At BlogHer Business 07 in New York I met many interesting people. One of them was Anastasia Goodstein, author of the book “Totally Wired: What Teens and Tweens are Really Doing Online“. She told me that she will be in Burlingame, CA on Monday, April 16 (7pm) at Books Inc. for a book signing (ABC7news coverage) . The event is sponsored by Girls for a Change – a Silicon Valley mentoring program. When I looked at the site, I realized that I had seen two of the girls from that organization speak (yes speak) at a BlogHer 06 session. They were so composed and knowledgeable – the program must be working.
I thought it would be interesting to ask Anastasia Goodstein a few questions about her book. Listed below are the Q&A questions with their answers. We are also having a book give-away, so please visit the post on the Silicon Valley Moms Blog for information on how you can win a copy of the book.
Interview with Anastasia Goodstein, author of TOTALLY WIRED
1. How is the Internet effecting the social rituals of tweens? What are they doing on the internet?
Tweens are just beginning to really use the internet to socialize with peers. They’re still very much into playing games online or on CD-ROM. Depending on how strict parents are, many tweens can begin to use instant messenger and chat with friends online. I’ve definitely heard from middle school teachers that 10-13 year olds are on MySpace — they’re just lying about their ages. But there are also a new crop of virtual worlds popping up for tweens that are marketing themselves as a safer alternative to MySpace, which is 14 and up. These include Imbee.com, Club Penguin, Whyville, Nicktropolis and several virtual fashion sites like Girlsense and Gaiaonline. Zoey’s Room is also a great non-profit site for tween girls that’s both fun and educational. The challenge is that most commercial sites don’t really have a full proof way to keep out adults who may want to sneak in — that said, the fact that they are marketing themselves as sites for kids and tweens, means they are working on it. I think tweens like these virtual world where they can earn/win virtual money, again it’s the game-like quality that appeals to them. And girls love dressing up their avatars — it’s like virtual paper dolls!
2. Do you have any hints to help parents decide what sites are reasonable and what are not (other then using parental control software)?
Most of these sites that are popular with tweens and teens will have a link for parents where they explain what they’re doing to keep kids safe – either in the footer or in the about section (Imbee). I think Common Sense Media does a fantastic job of reviewing just about all media — TV, movies, games, websites — for parents in a very even handed way. They are all about teaching kids to be media literate, so if they are reviewing a problematic show, like “The Search for the Next Pussycat Doll,” they’ll provide a set of questions parents can use to have a discussion with their kids. I think that filtering software or monitoring software is fine for kids under 14, but teens can figure out how to get around filters and turn off monitors. Plus filters often unintentionally block sites that might actually be helpful so there is no perfect technology solution. Definitely keep the computer in a family space vs. letting kids under 16 have them in their bedrooms (with the doors locked). And remember, nothing can replace talking to your tweens or teens about where they’re spending time online.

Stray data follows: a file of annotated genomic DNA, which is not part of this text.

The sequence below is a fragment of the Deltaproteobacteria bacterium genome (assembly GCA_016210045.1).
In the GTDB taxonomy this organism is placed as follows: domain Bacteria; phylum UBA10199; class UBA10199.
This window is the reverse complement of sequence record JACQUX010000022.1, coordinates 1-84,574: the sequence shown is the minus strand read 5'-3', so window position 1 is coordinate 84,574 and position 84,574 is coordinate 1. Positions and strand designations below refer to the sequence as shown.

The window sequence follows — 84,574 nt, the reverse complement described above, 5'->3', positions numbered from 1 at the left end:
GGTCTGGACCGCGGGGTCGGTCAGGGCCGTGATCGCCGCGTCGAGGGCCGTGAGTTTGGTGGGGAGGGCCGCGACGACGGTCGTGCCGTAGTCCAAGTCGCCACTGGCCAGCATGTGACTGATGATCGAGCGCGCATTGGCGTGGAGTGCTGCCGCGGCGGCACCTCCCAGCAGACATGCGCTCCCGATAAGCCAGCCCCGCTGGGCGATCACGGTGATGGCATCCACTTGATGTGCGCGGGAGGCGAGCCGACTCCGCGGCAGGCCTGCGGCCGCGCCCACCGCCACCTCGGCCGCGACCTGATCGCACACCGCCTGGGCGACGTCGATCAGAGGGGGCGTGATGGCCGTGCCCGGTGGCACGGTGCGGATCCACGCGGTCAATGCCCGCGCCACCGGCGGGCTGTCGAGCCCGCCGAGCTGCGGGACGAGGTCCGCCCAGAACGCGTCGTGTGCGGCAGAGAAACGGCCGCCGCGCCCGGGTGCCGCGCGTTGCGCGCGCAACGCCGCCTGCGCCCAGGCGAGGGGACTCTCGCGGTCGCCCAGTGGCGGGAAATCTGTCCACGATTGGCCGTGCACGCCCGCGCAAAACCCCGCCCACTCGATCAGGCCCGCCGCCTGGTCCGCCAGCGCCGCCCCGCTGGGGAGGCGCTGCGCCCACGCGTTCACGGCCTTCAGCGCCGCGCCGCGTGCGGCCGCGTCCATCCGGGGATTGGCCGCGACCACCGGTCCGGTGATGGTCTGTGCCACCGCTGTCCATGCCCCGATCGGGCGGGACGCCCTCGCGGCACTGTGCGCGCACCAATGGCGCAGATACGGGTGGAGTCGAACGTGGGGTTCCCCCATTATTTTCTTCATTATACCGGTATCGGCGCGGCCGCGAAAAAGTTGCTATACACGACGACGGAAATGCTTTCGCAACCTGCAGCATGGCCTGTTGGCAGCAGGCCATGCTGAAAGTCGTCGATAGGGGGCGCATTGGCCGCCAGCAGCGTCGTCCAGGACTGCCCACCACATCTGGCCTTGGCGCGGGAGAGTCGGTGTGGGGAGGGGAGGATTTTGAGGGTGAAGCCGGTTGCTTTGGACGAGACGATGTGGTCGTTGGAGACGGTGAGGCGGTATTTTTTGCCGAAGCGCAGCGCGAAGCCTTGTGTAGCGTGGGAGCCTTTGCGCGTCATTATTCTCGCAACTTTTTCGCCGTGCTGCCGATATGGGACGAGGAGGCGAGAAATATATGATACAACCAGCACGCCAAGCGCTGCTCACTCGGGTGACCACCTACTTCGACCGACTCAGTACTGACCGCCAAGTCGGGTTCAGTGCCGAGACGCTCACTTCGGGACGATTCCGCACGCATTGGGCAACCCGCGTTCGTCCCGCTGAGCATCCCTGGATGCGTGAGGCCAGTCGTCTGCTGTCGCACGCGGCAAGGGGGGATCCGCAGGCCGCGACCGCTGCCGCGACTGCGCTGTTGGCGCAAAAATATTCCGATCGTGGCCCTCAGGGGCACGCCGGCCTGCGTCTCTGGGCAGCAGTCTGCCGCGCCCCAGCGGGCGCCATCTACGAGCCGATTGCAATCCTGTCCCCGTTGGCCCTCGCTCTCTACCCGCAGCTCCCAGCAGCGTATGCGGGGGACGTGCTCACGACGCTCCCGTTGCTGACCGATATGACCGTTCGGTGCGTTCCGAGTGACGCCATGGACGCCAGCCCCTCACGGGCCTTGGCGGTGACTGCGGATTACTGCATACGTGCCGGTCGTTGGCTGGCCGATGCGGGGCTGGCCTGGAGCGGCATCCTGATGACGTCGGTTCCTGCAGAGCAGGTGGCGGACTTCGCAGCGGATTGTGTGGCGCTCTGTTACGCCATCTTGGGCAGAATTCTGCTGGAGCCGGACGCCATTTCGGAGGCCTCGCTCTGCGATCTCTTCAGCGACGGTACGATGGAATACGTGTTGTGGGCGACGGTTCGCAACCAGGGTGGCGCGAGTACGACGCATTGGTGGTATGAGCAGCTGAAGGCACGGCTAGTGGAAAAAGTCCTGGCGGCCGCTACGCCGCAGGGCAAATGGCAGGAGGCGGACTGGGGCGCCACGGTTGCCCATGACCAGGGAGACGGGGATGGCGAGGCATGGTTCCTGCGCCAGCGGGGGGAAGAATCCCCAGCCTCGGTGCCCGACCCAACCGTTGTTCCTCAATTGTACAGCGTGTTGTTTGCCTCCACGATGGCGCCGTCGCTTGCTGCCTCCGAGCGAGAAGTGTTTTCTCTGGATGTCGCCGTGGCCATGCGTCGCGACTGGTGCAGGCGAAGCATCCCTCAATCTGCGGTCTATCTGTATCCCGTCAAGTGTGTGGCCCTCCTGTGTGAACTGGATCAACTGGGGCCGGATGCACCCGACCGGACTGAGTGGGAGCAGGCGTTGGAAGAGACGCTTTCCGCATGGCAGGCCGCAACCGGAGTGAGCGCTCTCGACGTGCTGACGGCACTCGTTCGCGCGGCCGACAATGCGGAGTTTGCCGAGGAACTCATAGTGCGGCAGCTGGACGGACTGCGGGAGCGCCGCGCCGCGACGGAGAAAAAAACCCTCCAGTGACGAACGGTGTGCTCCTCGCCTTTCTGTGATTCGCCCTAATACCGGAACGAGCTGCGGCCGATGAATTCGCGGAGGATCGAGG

3. What is the right and wrong way to engage tweens in conversations about Internet use?
The wrong way is to use to use threats – If I catch you [fill in the blank], no more computer! The biggest thing that keeps tweens from talking to their parents about the bad stuff that can happen online, like cyberbullying, is the threat of losing access. You have to reassure your tween, that they can tell you anything without the fear of being permanently cut off.
The right way is to ask them to show you their favorite sites and how they work. Play their favorite game with them or watch them play it. As you sit down with them and start your virtual tour, you can begin a dialogue about the privacy settings they may be using on these sites, how much personal information they have posted, what not to post and what to watch out for (i.e. adults posing as tweens). You can also ask them about which sites they visit for homework help and make sure they are indeed reliable sources. This way the conversation happens in context and ideally with you being pleasantly surprised and amazed at all of the fun, cool stuff they do online.
4. What is the most surprising thing you learned?
I think what surprises most adults about this generation is how comfortable they are living their lives online. Tweens and teens are naturally narcissistic and exhibitionistic, now they have the tools to really show the world who they are (and get instant feedback/validation). This is only encouraged by the popular culture and especially reality TV, where contestants “confess” their thoughts and feelings to the camera and everyone has a shot at fame. Unfortunately, there are harsh lessons being learned every day. Because the Internet is a public space that has the potential to reach millions, the stakes go up when teens impulsively post inappropriate content and are caught. Kids are being expelled and sued for bullying each other and teachers. College recruiters and employers are also Googling potential students/candidates, so it’s incredibly important to teach tweens to think before they post.